Preparing your departure for Paris
Assembling a pre-departure checklist for study abroad can be a challenge. Often this will be the first time students will be visiting a foreign country which means so many unknowns! Depending on whether students will be studying for an entire semester or on one of our short term programs in January or in the Summer, students must keep in mind a different set of needs.
As North American (Americans, Canadians and Mexicans) students, you will need a passport to travel to France. If you do not already hold a passport, you will need to quickly take steps to get this process underway as it can take from several weeks to more than a month once you have turned in all necessary paperwork. Don’t delay on this one!
For those who already have a passport, verify that its expiration date is at least six months beyond the end of your program (if it is less you may not be allowed to fly to France).
For American, Canadian and Mexican nationals, any stay longer than 3 months in France will require a visa. For traveling to the 26 Schengen Treaty countries (the United Kingdon and Ireland are two non-Schengen Treaty countries in Europe and there is no need for a visa Americans, Canadians or Mexicans for a visit of less than 3 months). Obtaining long-stay visas to France can take two months or more to complete, so get started early collecting the required materials and setting up an appointment with the nearest French Consulate or Embassy!
Money Access in Europe
- Discuss with your home bank the possibility of using your ATM or Credit Card for cash withdrawals in France (be sure to ask about potential fees as well as currency exchange charges. Likewise, see if your bank has have a partner bank in France and Europe from which you can withdraw funds for free or lower fees).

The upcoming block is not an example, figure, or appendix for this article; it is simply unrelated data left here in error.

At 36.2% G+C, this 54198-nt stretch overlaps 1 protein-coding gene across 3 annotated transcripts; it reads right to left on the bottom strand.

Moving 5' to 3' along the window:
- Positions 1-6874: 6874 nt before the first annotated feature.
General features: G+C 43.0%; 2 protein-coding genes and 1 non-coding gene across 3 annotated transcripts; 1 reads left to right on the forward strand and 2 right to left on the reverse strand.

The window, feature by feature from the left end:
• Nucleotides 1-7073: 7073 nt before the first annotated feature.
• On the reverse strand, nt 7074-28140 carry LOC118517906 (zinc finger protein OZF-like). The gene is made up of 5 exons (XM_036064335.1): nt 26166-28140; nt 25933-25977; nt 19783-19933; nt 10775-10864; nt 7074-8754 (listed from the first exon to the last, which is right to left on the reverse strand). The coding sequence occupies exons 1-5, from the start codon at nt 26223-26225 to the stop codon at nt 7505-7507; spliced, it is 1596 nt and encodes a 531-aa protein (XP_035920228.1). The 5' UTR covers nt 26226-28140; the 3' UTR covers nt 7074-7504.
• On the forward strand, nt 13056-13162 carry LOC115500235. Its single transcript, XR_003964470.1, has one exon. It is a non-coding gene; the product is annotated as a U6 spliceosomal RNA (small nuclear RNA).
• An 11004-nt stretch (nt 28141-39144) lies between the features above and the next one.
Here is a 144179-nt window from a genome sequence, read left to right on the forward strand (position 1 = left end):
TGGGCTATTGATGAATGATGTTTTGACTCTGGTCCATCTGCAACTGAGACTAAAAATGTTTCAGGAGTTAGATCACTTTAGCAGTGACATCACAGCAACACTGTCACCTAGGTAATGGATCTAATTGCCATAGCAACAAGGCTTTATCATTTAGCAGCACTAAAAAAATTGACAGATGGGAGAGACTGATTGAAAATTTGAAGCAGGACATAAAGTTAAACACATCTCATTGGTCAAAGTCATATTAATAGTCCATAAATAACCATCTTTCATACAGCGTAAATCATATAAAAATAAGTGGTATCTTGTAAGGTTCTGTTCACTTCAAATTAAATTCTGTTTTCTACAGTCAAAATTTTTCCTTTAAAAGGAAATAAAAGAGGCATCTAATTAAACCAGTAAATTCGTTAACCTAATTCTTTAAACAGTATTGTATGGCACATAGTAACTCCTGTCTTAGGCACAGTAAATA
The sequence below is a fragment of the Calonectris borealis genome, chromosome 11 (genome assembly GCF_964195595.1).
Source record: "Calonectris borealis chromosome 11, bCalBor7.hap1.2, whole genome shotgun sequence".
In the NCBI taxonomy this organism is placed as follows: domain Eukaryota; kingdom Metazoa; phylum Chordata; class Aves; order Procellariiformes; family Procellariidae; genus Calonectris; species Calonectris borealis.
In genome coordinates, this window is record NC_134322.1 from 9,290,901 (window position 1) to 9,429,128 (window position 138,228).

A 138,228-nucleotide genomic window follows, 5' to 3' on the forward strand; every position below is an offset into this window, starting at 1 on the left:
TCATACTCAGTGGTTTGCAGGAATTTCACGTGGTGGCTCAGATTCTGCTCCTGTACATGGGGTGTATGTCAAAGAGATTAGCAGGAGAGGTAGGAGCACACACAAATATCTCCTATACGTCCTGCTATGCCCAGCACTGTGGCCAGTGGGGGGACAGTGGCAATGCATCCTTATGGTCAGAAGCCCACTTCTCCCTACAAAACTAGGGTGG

- Make sure that you have health insurance that will cover you abroad and includes medical evacuation and repatriation. This will be included in student’s fees for the PICA program for those working with our partners Athena Abroad.
Students may wish to bring their own phones to Europe with them. One option is to sign up for an international service with your home provider. Look carefully at costs for international calls as “roaming fees” can be expensive. Some plans will allow you to select a small number of phone numbers in the U.S. to call at more reasonable prices.
Another option is to bring your phone from home but to buy a new French sim card while in France. There are two important considerations before making this choice.
- Your phone must be unlocked. That is, if your telephone service at home was with Verizon or ATT the phone may need to be unlocked to be able to use with another company.
- It must be a phone that uses the GSM network at home (not CDMA) as Europe only uses the GSM whereas in the U.S. there are two systems. Currently (2018), ATT and T-Mobile are the only major phone companies using GSM. Verizon and Sprint use CDMA. For smaller companies like Boost, Cricket and others, they usually run off one of the big four company systems.